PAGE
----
A dog’s life: Pup owners sought for major study to track 'lifestyles' of 10,000 dogs

It may sound like jargon describing a particularly brazen population cohort, but Generation Pup has nothing to do with stratifying society according to birth years.

A dog’s life: Pup owners sought for major study to track 'lifestyles' of 10,000 dogs

It may sound like jargon describing a particularly brazen population cohort, but Generation Pup has nothing to do with stratifying society according to birth years.

It is, in fact, an ambitious research project, billed by its backers as having “the potential to be the largest study of our canine companions of this generation”.

Amelie Veale, 11, and her 14-week-old lurcher Zoe at the launch of Generation Pup, a new research project by Dogs Trust and the University of Bristol. Picture: Fran Veale

Amelie Veale, 11, and her 14-week-old lurcher Zoe at the launch of Generation Pup, a new research project by Dogs Trust and the University of Bristol. Picture: Fran Veale

It aims to track the “lifestyles” of 10,000 dogs of all breeds from puppydom to adulthood, here and in Britain.

Conducted by researchers at the UK Dogs Trust and the University of Bristol, Generation Pup is described as a “birth cohort study, like the well-known Children of the 90s study, which has had a massive impact on knowledge about child development, health and disease, and informed many aspects of public health policy”.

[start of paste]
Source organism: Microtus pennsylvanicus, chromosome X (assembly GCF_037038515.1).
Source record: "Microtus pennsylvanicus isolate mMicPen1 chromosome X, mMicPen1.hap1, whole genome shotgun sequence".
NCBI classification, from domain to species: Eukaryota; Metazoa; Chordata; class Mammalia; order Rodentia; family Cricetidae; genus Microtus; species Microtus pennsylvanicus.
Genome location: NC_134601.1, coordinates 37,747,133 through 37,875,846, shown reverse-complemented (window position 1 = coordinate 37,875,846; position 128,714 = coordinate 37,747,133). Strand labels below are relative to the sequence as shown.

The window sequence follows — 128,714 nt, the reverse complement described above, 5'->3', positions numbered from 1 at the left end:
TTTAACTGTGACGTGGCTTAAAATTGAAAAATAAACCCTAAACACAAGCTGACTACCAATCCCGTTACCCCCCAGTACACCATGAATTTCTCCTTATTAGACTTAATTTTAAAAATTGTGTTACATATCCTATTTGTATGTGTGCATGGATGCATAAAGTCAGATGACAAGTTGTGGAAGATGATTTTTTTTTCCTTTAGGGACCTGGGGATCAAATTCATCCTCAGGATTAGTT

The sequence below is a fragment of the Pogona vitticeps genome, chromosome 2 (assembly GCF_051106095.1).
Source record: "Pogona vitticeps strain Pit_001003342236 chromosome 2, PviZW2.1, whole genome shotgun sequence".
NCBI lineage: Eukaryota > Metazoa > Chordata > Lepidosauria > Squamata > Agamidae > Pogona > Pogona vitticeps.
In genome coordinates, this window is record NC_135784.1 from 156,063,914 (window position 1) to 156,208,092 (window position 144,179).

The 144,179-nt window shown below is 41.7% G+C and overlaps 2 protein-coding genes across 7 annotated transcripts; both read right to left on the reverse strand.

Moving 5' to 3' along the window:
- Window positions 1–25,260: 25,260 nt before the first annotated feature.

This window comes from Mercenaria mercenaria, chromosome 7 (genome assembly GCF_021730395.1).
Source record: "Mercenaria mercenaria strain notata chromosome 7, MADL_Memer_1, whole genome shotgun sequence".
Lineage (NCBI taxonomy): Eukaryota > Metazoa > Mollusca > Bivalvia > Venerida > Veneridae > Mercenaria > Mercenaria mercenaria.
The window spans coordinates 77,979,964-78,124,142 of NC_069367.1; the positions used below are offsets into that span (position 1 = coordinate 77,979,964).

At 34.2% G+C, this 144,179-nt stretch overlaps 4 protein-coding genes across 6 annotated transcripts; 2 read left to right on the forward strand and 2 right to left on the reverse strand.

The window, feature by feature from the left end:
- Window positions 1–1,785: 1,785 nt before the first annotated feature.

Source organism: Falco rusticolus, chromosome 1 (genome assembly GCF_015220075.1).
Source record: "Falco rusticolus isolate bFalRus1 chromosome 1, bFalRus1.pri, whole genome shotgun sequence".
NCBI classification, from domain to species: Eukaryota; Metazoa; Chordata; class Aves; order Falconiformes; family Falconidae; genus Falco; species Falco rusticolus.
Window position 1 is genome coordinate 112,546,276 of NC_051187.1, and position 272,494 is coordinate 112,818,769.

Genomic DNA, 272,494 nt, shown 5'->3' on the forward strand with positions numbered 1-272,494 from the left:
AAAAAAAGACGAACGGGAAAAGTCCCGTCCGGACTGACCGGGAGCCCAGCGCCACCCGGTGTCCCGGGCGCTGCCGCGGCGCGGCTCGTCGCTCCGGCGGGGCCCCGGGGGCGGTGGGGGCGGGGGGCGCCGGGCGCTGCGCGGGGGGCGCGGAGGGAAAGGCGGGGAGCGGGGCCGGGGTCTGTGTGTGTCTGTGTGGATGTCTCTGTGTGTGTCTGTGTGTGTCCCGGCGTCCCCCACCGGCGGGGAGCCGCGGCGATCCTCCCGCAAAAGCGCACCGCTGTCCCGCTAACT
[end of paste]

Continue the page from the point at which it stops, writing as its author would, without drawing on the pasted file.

Generation Pup aims to use its research findings to deliver “vital insights on our dogs’ development from an early age” and potentially paving the way “for effective preventative measures to be put in place, or lead to new approaches for therapy or treatment for our dogs”, according to executive director at Dogs Trust, Suzie Carley.

The researchers hope that by collecting information about each puppy, they can build up a picture of a whole generation of dogs across Britain and Ireland.

The team will investigate whether aspects such as environment, social interaction, diet, exercise or daily routine are important in the development of a range of health and behaviour conditions which impact on the well-being of dogs.

Those who sign up must have puppies aged 16 weeks or less, with the exception of puppies that came through quarantine, and which can be registered up to 21 weeks of age.

At a basic level, participants will be required to complete questionnaires regularly throughout the life of their dog and to allow access to their pet’s veterinary record so that researchers can investigate how often commonly occurring diseases are diagnosed by vets, and whether particular dog lifestyles are associated with the development of problems, such as bowel disease, arthritis or diabetes.

UK owners will also be asked to consider collecting samples, such as mouth swabs or urine, to allow researchers investigate diseases which impact on dogs and the genetic influences on both disease and behaviour. This option is not open to dog owners in the Republic of Ireland.

Participants also have the option of turning their puppy into a “media star” if they agree to promote the study through the media.

Details supplied by participants will be held securely and available only to the immediate study team.

Owners can opt out of the study at any stage.

The paperwork begins with a questionnaire one week after bringing the puppy home, then at 12 weeks, 16 weeks, 20 weeks and six months, with timeframes between questionnaires extending as the puppy grows.

Dogs Trust has been working in Ireland since 2005.

For more information about the study, see generationpup.ac.uk

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